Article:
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Access To Education Does Lead To Gender Equality: Just Slowly

Forbes – Tim Worstall

“There’s a new paper out there looking at the progress on gender equality around the world. That paper, in the Journal of African Development, looks at three essential points. How much of the gender gap in education is being closed, how much of it in employment (and thus pay and income) and how much in political representation? Note that this is a global study so the numbers are going to be rather behind those of the UK and US. The way the paper is being read is that increased female access to education does not lead to greater gender equality of the other two. Yet this isn’t actually what the paper, properly understood, is saying at all. The important concept we have to add is of age cohorts. And once we do that then we can see that what we’re really being told is that greater access to education does indeed aid in closing those other two gaps. The point is though that this happens by age cohort: exactly the same as has happened in the UK and US in recent decades. There’s much greater gender inequality among 50 and 60 years olds in our own societies than there is among 25 year olds. And no, this isn’t solely the result of child bearing and rearing. It really was true that women had fewer career choices and less access to education 40 years ago than they do now. And some (please note, some) of that difference is reflected in the positions of those who were educated or not 40 years ago.”(more)

New Report Makes a Case: Build Your STEM Program Around Diversity and the Students Will Come

The 74 Million – Carolyn Phenicie

“The statistics about the lack of women and girls interested in — or ultimately pursuing jobs in — science, engineering and other technical fields are well known but still startling: Women earn only 18 percent of engineering and computer science degrees and under-represented minority women, who make up 16 percent of the U.S. population, earn only 3 percent of engineering degrees and 5 percent of computer science degrees. The way to fix this, advocates say in a new white paper, is simple: Prioritize girls, particularly girls from underserved communities, from the first moments of designing a new STEM program.”(more)

Researchers tackle gender bias in STEM education

E-School News – Laura Devaney

“Researchers are tackling the stubborn question of how gender bias impacts STEM education. STEM education at the K-12 and university levels has seen its share of headlines, as industry experts and policymakers tout its importance in the nation’s economy and workforce. Despite the focus on engaging students in STEM education and encouraging them to pursue STEM majors in college, the STEM industry is still male-dominated. In fact, a recent U.S. Chamber of Commerce study revealed that women hold approximately 50 percent of jobs in the country, but only fill just 25 percent of STEM jobs. That same study revealed that 17 of the top 20 highest-paying occupations require STEM skills.”(more)

Sexist bullying ‘can make bright girls feel unfeminine’

BBC – Judith Burns

“Girls feel they have to choose between being attractive or clever because of sexist name calling in schools, a teachers’ union leader has warned. It can lead to lessons “with boys talking and girls listening”, said Mary Bousted, general secretary of the Association of Teachers and Lecturers. Girls too often feel they are on a tightrope, Dr Bousted added. Students at both mixed sex and all-girls’ schools were internalising society’s views of women, she warned. “There are so many names girls can be called – far more than for boys,” said Dr Bousted, speaking ahead of the ATL’s annual conference in Liverpool next week where the issue will be discussed.”(more)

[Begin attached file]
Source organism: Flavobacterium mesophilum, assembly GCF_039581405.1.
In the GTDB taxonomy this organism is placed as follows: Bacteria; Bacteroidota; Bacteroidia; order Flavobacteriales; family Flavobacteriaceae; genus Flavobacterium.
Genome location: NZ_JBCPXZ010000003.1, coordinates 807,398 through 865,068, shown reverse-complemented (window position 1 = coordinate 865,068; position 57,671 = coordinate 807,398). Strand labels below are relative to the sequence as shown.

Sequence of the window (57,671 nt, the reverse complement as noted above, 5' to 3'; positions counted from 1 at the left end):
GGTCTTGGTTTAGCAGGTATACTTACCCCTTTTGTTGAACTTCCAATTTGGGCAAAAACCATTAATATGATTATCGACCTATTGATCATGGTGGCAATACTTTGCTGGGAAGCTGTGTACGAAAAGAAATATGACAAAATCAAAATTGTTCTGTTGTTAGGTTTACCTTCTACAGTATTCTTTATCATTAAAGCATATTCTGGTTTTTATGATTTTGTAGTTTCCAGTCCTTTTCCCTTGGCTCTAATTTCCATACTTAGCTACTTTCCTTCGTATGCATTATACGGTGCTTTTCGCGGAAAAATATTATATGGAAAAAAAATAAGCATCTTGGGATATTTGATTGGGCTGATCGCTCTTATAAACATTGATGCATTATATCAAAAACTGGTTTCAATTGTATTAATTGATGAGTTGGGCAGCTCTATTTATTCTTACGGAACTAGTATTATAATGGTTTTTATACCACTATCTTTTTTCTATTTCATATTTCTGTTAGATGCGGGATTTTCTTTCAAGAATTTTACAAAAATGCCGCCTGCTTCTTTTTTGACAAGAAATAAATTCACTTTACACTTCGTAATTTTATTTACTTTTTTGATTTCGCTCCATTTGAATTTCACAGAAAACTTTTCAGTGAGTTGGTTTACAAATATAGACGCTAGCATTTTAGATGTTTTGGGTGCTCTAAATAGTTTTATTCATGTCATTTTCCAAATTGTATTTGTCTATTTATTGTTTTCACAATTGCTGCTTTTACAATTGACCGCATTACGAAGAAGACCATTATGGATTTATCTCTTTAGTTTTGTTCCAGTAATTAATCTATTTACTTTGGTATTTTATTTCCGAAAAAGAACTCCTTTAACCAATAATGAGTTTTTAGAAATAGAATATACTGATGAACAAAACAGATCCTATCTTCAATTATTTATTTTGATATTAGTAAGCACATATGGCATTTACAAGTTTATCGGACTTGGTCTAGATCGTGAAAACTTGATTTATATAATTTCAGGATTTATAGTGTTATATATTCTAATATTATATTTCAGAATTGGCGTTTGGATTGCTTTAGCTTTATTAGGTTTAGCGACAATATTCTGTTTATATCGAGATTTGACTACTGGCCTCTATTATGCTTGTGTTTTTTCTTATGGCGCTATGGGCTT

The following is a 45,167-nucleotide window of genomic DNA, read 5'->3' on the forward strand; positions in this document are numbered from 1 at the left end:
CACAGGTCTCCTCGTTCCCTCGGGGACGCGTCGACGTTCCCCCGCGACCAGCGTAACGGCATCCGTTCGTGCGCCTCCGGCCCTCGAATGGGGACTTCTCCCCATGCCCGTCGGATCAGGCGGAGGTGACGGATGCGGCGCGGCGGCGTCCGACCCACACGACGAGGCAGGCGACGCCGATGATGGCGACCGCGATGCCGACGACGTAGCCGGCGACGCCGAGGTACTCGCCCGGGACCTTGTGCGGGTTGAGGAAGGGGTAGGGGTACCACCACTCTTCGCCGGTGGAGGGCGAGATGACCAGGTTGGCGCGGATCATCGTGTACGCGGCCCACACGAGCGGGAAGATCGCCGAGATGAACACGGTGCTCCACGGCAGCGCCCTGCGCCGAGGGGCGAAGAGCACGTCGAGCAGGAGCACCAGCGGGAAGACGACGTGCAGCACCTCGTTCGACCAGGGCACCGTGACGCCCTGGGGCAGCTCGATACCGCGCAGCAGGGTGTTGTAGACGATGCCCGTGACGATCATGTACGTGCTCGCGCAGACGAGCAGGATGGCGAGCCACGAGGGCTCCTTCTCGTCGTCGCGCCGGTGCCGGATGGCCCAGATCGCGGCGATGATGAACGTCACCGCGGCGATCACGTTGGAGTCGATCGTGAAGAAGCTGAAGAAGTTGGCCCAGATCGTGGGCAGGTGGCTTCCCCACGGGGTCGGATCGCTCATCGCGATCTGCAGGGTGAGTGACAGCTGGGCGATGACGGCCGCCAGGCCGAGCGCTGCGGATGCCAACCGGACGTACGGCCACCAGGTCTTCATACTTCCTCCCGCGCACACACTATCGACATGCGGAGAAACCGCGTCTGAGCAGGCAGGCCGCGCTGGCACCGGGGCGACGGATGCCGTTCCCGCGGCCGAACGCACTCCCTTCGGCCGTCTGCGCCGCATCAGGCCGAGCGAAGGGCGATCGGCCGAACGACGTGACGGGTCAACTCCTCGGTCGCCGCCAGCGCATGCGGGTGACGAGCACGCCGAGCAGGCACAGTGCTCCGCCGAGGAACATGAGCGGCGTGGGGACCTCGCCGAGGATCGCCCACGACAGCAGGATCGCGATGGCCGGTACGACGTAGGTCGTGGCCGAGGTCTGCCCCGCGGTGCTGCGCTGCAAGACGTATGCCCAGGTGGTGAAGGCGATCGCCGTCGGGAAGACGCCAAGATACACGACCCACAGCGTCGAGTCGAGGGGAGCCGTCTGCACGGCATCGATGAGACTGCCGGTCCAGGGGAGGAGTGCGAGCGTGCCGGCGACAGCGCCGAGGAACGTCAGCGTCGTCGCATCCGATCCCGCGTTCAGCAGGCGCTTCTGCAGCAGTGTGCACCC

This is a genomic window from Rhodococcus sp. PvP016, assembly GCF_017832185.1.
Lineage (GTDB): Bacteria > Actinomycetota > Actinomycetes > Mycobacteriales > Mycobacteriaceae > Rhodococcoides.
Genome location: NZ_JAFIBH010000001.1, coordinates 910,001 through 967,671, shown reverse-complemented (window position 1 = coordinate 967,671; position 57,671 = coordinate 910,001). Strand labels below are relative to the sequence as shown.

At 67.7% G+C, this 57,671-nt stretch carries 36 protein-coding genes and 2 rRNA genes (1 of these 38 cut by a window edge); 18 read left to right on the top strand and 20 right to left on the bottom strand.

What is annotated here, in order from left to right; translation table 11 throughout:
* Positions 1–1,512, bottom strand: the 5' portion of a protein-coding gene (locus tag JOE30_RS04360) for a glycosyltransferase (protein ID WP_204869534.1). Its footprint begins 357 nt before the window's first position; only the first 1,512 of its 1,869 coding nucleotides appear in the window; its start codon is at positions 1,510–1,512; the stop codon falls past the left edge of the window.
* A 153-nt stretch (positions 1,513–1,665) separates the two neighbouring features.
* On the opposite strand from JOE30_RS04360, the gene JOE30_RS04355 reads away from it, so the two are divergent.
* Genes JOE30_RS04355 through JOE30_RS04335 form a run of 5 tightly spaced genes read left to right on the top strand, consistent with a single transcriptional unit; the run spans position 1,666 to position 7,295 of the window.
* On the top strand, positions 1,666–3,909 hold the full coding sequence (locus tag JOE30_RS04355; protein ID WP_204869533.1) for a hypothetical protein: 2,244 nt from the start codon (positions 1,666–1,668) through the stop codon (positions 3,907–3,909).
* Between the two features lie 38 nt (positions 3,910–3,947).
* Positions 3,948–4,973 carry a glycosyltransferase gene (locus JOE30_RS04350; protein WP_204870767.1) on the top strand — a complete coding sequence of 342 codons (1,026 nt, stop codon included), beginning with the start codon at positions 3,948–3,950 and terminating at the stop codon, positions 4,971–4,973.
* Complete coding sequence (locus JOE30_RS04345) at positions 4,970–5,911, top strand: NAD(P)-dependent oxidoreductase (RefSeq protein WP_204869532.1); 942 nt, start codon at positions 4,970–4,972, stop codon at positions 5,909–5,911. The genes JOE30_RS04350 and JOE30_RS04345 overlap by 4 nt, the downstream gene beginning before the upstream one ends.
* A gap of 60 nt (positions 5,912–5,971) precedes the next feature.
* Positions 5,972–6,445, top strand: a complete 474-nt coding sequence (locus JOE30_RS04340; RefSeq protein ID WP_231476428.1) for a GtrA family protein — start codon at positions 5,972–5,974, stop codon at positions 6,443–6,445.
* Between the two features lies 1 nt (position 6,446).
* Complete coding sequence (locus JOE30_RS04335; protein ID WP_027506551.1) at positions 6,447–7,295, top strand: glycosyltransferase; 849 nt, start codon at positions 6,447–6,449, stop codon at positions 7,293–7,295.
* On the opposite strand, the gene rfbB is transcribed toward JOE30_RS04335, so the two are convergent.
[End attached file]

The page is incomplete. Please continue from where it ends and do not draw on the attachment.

Next steps for building an inclusive STEM workforce

SmartBlog on Education – Mina Dixon

“What will it take to ignite a student’s interest in a science, technology, engineering or math field? And how can stakeholders encourage women – who make up close to 50% of the US workforce, but comprise less than 25% of the STEM labor pool, data suggest –to pursue these 21st-century jobs? Strategies to build a representative workforce include early access to STEM education, role models and real-world relevance, according to Kathy Hurley, CEO and co-founder of Girls Thinking Global…Good programs that are working to bridge the STEM gender gap often share common characteristics, Hurley suggested. They avoid jargon and highlight how STEM concepts are used to address global issues.”(more)

How female science, math teachers influence whether young women major in STEM fields

Journalist’s Resource – Kelly Peaton

“Jobs in STEM fields often are high paying and in high demand, which is why government leaders have been pressing colleges and universities to produce more STEM graduates…the reality is that far fewer women and minorities enter careers in the so-called STEM fields of science, technology, engineering and mathematics…A January 2016 study published in Social Problems considers how teacher demographics could influence that effort…The authors state that female math and science teachers may help encourage interest among girls by pushing them to take risks and go against stereotypes and by raising their confidence in their abilities. They note the importance of focusing on students’ high school years to help boost the number of women entering STEM-related fields.”(more)